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Wednesday, August 10th, 2011

Volume 10, Issue 28; August 10, 2011

The Playing Field

Chinese higher education: new developments and old battles.

Wanted. Engineers and Scientists in Brazil.

Abroad Perspectives

Over The Counter

Female Academics for Africa.

Globe Tipping

The new ‘it’ place to eat… The International Airport.

1) THE PLAYING FIELD – Chinese higher education: new developments and old battles.

For some time, China has proven itself a strong believer in “import / export” education – continuing to exchange thousands of international students with other countries around the world each year. Besides using this type of education exchange to benefit students and help forge ties with other countries of interest, it is also a key way for the Asian superpower to gain global influence and understanding abroad.

Yet there is a new, growing ‘export’ trend that has the country’s top universities slightly worried.

Each summer, the Chinese public wait with baited breath for the results of the famously difficult annual National College Entrance Examinations. It is these results that Chinese reporters use to publish in a roll call of the highest scoring high school graduates from each province, and for years, these lists of the nation’s top 100 and 200 students have determined which of the country’s premiere universities – Peking or Tsinghua – have landed the “most of the best”.

Now, with more and more Chinese students choosing to study abroad each fall (today, over 100,000 Chinese graduates attend college in the U.S. alone), it is only natural that a percentage of these “top students” should choose to do the same – and this year, at least 17 of the top 100 mainland students chose to go to the University of Hong Kong.

It is this exodus of the “nation’s brightest” in particular that is bringing up renewed concern over the state of the country’s own universities – and in particular, over the international competitiveness (and overall standard) of higher education available in China.

While for many Chinese, education is still considered the way to a stable job (or “survival in the government-devised system”, as reads a recent article in TIME magazine), others are beginning to view education as more than just a ‘diploma job requirement’, and are consequently prepared to study abroad to receive a higher standard. It is this, according to a number of experts, that finally has the Chinese government thinking more seriously about higher education reform. – which has been loosely ‘discussed’ for years.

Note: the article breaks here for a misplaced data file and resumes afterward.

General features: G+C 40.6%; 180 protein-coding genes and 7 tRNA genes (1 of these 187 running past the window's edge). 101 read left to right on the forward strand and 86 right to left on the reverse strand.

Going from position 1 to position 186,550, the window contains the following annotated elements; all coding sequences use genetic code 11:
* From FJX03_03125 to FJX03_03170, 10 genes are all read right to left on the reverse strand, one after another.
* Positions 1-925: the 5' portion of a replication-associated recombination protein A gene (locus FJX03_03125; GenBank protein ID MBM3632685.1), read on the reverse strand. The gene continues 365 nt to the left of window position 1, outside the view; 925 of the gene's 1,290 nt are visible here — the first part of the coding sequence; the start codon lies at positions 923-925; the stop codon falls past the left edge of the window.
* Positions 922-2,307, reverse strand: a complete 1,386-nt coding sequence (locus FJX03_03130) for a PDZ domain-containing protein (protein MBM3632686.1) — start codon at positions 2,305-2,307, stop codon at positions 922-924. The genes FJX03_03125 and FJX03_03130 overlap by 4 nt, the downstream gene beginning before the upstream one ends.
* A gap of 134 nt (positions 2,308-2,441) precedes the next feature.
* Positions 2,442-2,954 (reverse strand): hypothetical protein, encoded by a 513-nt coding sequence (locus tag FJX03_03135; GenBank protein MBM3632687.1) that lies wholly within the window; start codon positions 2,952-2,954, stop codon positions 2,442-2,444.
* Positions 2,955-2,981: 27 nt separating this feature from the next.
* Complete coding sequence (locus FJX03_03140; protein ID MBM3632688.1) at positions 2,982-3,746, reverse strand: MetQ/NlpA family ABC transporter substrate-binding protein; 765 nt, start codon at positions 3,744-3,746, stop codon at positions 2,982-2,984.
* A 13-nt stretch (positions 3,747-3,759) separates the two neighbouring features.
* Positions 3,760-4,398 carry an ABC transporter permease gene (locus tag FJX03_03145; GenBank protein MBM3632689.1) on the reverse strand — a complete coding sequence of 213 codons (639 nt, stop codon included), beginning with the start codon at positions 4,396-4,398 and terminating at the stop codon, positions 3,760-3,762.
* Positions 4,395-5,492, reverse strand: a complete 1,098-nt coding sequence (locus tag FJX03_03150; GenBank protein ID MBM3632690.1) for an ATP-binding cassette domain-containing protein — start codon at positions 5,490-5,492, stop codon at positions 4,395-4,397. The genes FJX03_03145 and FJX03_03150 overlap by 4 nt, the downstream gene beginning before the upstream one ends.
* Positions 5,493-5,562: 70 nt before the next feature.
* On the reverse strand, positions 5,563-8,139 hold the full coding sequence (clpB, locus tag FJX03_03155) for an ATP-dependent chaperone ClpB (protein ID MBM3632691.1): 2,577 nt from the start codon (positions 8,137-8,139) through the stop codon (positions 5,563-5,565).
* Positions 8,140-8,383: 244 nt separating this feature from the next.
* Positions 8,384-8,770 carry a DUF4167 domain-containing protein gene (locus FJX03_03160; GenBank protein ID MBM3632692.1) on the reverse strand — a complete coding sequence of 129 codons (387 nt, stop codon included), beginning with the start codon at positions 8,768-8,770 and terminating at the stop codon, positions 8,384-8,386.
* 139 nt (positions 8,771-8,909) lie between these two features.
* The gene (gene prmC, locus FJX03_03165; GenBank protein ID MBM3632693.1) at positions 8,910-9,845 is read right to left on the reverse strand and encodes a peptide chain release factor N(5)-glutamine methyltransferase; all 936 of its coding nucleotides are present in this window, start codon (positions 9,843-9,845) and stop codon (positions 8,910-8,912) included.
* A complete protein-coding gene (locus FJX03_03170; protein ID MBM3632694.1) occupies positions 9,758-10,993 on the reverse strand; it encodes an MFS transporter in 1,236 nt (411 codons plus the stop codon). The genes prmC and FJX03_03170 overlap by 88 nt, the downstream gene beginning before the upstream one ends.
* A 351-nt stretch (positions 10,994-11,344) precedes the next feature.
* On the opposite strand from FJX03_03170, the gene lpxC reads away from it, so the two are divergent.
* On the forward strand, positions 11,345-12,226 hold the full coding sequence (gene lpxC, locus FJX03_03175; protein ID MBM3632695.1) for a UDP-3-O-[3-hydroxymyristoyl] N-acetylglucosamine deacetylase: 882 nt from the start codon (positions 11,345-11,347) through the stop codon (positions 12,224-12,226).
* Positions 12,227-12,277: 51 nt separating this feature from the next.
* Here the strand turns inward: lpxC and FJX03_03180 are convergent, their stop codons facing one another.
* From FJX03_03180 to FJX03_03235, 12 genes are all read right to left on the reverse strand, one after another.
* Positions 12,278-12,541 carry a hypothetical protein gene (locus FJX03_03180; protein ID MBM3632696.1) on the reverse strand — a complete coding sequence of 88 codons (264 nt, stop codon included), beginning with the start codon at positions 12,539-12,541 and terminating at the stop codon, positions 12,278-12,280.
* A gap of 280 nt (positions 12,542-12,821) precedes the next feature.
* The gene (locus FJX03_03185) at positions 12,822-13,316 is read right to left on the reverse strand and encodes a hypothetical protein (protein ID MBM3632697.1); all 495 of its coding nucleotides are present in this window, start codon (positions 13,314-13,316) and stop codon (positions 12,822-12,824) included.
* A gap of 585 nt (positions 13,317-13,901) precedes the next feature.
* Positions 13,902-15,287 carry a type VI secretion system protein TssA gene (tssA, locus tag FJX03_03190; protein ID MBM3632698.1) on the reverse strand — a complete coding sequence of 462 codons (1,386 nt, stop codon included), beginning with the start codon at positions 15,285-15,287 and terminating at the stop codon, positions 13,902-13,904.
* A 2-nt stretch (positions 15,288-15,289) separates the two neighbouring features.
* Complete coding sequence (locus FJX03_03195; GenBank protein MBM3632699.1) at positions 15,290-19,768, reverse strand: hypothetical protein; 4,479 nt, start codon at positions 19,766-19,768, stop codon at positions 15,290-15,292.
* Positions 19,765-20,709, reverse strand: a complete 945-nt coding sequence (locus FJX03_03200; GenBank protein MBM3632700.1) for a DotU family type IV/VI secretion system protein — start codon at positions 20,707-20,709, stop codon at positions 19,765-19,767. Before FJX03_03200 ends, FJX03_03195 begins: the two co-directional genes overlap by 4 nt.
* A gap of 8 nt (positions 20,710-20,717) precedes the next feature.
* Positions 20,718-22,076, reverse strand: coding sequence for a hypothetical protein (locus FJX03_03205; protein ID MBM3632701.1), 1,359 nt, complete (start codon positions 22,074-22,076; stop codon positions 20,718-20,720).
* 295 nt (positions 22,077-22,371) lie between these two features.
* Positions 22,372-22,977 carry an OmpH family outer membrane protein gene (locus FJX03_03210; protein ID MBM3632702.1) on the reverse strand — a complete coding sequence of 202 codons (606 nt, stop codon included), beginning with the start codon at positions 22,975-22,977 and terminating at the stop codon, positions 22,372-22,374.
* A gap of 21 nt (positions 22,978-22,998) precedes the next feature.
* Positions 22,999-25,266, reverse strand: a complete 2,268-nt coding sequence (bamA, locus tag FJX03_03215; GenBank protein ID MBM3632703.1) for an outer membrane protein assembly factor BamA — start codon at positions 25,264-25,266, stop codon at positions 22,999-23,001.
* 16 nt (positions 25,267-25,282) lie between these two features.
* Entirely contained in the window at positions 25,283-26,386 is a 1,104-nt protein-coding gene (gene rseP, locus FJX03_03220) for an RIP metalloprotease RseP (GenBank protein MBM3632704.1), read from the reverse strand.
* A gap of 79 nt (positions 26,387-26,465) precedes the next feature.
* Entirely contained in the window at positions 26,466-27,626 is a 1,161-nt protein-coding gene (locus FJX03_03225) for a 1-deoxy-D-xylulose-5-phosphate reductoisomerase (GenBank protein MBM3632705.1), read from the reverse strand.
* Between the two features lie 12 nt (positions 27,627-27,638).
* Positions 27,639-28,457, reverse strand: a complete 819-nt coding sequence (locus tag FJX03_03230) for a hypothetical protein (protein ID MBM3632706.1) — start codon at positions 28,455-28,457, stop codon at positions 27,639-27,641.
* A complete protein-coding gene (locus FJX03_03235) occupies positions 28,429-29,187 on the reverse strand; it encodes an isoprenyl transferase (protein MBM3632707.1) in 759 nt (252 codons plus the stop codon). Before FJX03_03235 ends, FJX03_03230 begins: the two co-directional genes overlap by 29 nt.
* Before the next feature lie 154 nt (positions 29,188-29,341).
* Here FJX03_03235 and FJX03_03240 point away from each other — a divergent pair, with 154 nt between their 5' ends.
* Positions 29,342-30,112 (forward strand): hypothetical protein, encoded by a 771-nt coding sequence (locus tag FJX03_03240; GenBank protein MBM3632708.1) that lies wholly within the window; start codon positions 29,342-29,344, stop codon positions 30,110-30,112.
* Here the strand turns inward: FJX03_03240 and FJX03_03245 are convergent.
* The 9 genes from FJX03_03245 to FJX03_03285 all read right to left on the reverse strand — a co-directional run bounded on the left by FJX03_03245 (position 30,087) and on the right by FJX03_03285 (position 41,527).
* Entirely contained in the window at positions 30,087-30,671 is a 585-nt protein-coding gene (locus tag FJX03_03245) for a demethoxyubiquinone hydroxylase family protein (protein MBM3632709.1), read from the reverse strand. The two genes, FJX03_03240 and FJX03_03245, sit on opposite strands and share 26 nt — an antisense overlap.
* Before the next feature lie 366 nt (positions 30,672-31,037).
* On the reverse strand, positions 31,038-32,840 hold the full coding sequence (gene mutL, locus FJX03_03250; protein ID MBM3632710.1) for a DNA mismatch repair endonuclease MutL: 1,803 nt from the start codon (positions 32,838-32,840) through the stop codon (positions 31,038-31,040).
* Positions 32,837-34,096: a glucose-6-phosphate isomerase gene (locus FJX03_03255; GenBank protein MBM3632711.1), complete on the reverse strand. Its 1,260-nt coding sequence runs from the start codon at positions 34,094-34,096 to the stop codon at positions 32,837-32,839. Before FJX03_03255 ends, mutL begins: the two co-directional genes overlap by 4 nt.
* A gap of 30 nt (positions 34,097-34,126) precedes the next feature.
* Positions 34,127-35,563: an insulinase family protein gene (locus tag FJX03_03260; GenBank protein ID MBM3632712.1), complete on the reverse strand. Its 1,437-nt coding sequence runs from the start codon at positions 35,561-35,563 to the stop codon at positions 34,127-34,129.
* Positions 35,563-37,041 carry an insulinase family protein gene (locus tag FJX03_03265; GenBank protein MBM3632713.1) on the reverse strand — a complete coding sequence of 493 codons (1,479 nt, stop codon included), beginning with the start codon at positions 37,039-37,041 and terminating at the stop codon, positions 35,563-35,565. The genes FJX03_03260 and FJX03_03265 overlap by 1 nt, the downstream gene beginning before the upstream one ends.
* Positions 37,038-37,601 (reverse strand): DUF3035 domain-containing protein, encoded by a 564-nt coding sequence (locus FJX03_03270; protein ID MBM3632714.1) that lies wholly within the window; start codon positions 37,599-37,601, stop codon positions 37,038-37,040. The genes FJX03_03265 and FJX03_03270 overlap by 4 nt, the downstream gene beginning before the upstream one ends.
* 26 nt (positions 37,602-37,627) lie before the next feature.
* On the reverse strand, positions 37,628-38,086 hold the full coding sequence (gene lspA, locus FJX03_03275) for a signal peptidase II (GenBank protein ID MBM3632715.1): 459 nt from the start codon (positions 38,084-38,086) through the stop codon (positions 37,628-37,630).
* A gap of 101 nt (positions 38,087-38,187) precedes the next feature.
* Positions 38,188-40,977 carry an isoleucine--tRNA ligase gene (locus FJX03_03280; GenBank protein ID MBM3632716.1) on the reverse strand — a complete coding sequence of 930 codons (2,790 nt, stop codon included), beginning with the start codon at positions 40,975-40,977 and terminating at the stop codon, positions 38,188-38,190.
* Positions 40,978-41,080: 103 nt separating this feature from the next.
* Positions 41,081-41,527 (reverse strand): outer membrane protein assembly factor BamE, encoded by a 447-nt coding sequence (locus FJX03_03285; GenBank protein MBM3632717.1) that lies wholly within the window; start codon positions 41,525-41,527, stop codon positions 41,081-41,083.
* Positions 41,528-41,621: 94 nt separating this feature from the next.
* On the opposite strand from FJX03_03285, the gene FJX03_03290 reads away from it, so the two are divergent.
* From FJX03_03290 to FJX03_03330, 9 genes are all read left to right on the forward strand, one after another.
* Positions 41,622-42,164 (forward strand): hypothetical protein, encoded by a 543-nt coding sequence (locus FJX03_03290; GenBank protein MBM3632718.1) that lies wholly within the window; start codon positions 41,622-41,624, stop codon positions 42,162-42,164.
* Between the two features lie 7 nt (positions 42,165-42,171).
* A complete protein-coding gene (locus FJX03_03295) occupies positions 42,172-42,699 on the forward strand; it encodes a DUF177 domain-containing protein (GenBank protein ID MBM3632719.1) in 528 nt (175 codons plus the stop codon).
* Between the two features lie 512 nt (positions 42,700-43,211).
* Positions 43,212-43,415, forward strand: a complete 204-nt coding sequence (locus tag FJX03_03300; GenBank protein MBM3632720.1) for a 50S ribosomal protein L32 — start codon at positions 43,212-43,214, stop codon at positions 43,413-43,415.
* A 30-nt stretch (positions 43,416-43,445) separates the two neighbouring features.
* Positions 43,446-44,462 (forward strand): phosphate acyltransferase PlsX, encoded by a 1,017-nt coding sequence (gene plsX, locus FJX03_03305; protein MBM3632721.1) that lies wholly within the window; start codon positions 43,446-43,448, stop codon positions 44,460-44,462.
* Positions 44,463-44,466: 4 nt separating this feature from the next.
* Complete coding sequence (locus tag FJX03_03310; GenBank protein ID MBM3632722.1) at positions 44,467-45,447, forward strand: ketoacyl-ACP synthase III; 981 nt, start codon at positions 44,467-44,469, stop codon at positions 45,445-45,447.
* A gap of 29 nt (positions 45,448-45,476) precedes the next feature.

“Without reform, there will be no improving in the quality of education to begin with, because all universities are essentially the same institutions under the same guidelines,” says Xiong Bingqi, vice president of the nongovernmental 21st Century Education Research Institute. “We are seeing more students voting with their feet now, and the government is definitely feeling the pressure.”

“First Israel studies program in China to start this fall”. JPost, August 5, 2011. http://www.jpost.com/International/Article.aspx?id=232577
“Why Are China’s Universities Losing Their Star Students?” TIME, August 2, 2011. http://www.time.com/time/world/article/0,8599,2086449,00.html

2) ABROAD PERSPECTIVES – Wanted. Engineers and Scientists in Brazil.

The Brazilian government has just announced plans to invest approximately $2 billion US into awarding up to 75,000 science and technology scholarships by the end of 2014. In addition, it has challenged the country’s private sector to contribute a further 25,000 scholarships to the cause.

The initiative – part of the government’s Science Without Borders program – comes as particularly welcome news to the nation’s scientific community, which was still reeling after the government cut the nation’s science budget by more than half a billion USD just this February.

Although Brazil boasts one of the world’s 10 largest economies, and ranks 13th in overall scientific production (according to the Institute for Scientific Information in New York), its demand for chemists, physicists, computer scientists and engineers is quickly growing.

The problem is that there simply aren’t enough students studying science and engineering to fill the demand. As Aloizio Mercadante, Brazil’s Minister of Science and Technology explained, the number of engineering graduates grew by just 1% between 2001 and 2009 – compared to a 66% growth in the number of arts graduates.

It is just such shortages that the new program aims to address – specifically focusing on students interested in the areas of engineering, health sciences, life sciences and technology. According to Mercadante, the idea is for recipients to attend top universities – most of which are located in the US or UK, and were selected based on Times Higher Education and QS World University Rankings – in order to pursue each of the following areas: doctorate programs, postdoctoral research positions, six-month internships and training for international companies, and undergraduate one-year study abroad programs. The government also hopes to attract foreign scientists to Brazil, by offering 390 three-year grants to visiting researchers.

Sources: “Brazil promises 75,000 in science and technology”. Nature News, August 4, 2011. http://www.nature.com/news/2011/110804/full/news.2011.458.html
& “Brazil announces scholarship program”. UPI.com, August 4, 2011.
http://www.upi.com/Science_News/2011/08/04/Brazil-announces-scholarship-program/UPI-26751312508757/

3) OVER THE COUNTER – Female Academics for Africa.